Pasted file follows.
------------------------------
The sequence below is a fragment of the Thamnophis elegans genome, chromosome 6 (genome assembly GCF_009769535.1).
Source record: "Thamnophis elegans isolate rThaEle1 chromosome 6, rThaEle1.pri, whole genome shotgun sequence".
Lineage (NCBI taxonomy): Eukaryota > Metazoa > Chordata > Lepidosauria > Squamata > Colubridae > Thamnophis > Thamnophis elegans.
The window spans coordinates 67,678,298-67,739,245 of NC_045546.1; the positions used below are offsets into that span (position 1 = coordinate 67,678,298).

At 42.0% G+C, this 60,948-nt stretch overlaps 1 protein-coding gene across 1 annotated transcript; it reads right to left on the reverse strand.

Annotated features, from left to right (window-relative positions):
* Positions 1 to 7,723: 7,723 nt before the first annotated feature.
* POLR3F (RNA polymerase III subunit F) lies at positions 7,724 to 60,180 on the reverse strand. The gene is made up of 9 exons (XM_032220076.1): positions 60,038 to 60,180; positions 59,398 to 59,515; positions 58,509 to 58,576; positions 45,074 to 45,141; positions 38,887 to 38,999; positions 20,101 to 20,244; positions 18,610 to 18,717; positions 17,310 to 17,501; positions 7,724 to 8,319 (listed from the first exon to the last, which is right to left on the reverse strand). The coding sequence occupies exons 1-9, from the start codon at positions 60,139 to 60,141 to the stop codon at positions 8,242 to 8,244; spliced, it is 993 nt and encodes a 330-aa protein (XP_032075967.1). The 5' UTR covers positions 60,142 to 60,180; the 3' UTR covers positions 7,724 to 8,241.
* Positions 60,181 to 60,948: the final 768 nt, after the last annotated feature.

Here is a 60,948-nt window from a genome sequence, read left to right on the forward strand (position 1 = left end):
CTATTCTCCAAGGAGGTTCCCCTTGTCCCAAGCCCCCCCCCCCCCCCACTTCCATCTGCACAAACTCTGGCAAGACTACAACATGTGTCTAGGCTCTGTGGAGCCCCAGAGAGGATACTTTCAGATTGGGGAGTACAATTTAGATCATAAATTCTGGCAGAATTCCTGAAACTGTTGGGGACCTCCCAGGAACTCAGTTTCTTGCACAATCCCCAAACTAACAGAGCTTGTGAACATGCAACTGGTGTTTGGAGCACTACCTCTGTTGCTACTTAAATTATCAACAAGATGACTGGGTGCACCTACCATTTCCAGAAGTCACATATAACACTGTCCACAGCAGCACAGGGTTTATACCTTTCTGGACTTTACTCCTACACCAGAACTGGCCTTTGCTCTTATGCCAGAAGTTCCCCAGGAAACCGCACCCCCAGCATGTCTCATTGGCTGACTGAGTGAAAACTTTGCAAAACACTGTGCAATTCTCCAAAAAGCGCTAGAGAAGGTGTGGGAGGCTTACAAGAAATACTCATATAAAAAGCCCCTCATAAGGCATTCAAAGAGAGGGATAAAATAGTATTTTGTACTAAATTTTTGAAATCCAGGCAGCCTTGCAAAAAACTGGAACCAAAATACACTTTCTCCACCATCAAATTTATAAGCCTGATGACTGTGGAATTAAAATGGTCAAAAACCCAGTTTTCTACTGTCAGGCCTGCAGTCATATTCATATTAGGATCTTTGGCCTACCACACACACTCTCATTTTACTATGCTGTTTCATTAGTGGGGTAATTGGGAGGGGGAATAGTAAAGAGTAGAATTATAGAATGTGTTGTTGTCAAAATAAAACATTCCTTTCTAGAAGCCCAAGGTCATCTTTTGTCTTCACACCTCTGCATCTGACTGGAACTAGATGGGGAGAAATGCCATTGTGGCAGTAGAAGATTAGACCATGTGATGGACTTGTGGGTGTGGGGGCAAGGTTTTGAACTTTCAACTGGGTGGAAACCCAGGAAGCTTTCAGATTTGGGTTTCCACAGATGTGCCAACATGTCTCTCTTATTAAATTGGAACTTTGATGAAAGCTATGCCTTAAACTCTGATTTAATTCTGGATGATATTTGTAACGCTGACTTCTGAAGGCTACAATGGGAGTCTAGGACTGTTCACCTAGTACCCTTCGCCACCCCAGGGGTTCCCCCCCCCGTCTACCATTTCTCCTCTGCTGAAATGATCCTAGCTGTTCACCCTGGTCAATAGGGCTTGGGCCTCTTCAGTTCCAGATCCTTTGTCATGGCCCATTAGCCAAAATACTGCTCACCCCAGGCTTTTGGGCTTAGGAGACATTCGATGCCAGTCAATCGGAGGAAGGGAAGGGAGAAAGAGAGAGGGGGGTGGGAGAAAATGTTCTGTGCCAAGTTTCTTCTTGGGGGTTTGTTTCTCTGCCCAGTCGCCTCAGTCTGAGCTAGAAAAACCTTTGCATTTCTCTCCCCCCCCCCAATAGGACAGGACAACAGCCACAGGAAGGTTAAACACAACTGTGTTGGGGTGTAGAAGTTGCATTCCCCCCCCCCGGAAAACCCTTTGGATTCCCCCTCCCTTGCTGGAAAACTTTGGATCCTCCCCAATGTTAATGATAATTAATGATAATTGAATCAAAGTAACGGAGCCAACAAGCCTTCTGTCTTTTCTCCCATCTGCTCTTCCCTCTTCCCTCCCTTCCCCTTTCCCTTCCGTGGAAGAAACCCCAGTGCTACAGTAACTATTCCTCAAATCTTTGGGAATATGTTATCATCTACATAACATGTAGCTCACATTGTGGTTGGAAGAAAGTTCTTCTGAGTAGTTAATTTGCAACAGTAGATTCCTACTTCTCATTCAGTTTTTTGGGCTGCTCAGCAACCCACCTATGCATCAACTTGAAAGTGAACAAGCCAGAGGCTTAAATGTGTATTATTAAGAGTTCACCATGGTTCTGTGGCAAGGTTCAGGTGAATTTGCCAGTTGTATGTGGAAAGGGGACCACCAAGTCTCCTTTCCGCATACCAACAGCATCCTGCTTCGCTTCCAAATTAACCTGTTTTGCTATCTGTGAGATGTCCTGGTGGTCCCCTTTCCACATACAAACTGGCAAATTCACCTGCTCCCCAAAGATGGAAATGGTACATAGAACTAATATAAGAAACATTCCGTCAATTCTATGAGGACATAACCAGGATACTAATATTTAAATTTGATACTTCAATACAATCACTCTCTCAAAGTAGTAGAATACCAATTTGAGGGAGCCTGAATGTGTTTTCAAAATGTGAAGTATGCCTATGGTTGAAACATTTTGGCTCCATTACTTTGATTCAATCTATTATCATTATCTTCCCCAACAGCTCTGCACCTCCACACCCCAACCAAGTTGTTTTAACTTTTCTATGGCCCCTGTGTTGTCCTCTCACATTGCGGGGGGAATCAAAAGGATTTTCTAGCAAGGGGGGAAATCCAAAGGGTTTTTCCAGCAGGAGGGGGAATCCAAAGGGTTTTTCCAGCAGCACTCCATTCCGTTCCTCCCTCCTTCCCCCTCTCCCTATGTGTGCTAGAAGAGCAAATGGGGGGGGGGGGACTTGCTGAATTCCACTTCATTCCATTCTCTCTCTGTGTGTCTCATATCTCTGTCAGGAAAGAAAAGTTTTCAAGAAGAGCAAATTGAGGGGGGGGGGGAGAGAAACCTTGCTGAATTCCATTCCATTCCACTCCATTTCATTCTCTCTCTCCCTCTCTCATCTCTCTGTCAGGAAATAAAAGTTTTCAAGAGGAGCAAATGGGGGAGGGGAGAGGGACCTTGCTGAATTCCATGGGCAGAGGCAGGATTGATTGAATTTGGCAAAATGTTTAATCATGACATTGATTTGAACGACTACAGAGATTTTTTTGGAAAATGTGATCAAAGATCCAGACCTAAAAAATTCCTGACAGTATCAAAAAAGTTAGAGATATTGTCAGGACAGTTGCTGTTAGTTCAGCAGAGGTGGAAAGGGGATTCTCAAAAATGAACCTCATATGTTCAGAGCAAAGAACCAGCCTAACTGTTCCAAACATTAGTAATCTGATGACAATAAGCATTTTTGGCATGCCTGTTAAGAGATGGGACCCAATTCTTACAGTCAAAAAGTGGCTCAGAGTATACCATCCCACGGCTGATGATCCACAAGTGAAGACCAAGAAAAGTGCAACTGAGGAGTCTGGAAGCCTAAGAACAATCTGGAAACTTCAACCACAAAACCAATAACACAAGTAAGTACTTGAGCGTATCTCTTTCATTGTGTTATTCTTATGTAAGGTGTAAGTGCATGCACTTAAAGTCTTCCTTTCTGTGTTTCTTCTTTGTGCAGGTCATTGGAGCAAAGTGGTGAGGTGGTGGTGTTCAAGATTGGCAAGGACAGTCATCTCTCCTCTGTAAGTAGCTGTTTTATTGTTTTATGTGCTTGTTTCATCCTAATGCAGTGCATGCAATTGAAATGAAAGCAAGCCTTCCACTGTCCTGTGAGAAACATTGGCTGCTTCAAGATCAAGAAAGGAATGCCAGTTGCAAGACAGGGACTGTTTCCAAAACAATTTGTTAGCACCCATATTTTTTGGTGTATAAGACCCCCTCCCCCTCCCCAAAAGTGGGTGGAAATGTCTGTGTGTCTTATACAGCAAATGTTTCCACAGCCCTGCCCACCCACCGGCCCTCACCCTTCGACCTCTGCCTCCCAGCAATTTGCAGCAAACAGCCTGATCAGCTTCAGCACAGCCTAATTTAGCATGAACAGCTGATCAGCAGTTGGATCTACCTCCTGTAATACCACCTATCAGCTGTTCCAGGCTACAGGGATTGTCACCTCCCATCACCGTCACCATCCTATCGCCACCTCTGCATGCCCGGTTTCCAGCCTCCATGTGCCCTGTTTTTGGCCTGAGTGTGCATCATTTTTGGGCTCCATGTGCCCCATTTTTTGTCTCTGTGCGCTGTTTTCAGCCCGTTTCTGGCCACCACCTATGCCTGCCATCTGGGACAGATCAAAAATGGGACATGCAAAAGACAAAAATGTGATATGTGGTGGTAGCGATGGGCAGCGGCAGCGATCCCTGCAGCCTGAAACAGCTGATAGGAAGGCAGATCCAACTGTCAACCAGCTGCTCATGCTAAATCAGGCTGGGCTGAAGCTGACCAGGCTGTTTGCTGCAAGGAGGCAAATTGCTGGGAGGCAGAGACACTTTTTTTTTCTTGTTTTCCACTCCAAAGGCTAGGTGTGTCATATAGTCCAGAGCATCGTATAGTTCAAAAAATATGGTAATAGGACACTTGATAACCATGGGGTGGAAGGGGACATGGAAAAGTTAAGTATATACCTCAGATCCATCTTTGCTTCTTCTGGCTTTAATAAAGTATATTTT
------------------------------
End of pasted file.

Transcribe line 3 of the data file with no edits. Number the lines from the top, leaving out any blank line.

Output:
Lineage (NCBI taxonomy): Eukaryota > Metazoa > Chordata > Lepidosauria > Squamata > Colubridae > Thamnophis > Thamnophis elegans.